In the six linked stories of 334, the welfare state MODICUM rules a bureaucratic, technocratic utopia. Nobody lacks food, shelter, or education, and there are numerous technological advances. To maintain these positive aspects, however, MODICUM ignores the personal needs of individuals and is an urban hell for most of the population, powerless people seeking fulfillment, happiness, and freedom.
In the first story, “The Death of Socrates,” young Birdie Ludd can marry his beloved Milly if he raises his Regents (Revised Genetics Testing Act) score to the level allowing procreation. His last chance is to write an essay. As he works on it, he learns about Socrates, ideas, beauty, justice, truth, love, and creativity, thus waking his soul. After the essay receives too few points, however, Birdie kills his feelings and joins the Marines. As the Athenian society killed Socrates, MODICUM kills Birdie.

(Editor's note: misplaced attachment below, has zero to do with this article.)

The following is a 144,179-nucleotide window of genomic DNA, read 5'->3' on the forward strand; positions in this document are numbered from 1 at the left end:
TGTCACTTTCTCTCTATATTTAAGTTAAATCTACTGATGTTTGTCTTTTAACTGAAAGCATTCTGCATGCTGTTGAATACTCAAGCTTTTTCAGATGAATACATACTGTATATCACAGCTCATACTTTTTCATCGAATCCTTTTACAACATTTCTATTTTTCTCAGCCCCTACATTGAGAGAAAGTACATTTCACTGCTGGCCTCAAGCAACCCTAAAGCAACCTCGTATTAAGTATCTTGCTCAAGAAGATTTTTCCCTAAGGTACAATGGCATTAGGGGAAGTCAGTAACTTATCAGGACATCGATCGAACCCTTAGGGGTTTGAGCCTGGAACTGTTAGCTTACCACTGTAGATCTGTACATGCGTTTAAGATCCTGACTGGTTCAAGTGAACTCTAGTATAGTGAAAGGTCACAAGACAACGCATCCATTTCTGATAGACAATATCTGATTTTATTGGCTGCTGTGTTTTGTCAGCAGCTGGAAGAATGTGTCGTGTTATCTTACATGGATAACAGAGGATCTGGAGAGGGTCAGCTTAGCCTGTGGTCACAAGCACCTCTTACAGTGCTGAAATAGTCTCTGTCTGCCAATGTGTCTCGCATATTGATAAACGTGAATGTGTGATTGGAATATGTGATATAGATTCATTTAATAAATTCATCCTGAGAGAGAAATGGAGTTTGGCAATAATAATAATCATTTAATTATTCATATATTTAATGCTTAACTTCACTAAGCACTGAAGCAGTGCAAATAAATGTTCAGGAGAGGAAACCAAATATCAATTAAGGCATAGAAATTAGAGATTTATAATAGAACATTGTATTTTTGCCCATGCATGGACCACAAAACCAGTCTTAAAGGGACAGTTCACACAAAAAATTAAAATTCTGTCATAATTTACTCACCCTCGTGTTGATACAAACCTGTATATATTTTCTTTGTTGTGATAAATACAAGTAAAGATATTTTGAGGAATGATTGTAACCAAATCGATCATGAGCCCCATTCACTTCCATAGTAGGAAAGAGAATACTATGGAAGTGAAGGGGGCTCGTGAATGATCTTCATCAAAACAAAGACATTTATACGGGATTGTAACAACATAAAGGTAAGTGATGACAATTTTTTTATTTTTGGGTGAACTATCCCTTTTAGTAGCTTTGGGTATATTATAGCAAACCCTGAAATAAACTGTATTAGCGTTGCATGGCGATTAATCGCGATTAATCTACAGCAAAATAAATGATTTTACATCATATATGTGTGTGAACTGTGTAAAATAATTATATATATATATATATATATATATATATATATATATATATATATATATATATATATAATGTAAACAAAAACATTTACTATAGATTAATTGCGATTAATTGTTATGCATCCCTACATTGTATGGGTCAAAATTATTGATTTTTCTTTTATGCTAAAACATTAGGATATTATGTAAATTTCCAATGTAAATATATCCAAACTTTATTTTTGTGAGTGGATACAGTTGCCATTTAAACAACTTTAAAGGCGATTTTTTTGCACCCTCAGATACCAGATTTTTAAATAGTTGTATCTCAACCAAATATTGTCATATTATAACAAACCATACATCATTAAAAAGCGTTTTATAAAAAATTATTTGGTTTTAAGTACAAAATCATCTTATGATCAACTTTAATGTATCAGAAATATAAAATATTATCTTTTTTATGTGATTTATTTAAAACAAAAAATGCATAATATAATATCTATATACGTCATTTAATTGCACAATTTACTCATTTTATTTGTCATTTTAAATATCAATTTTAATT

The title of the second story, “Bodies,” refers to the living dead people like Birdie and to the Bellevue Hospital morgue corpses that Milly’s father, Ab Holt, disposes of, often by illegally selling them to a necrophilia business. Ab is in a quandary when a necrophiliac dismembers the body of a young woman slated for cryogenic freezing and an inquisitive reporter comes calling. Luckily for Ab, a plan comes to him: He will switch bodies.
The third story, “Everyday Life in the Later Roman Empire,” portrays Alexa Miller, a...
(The entire section is 480 words.)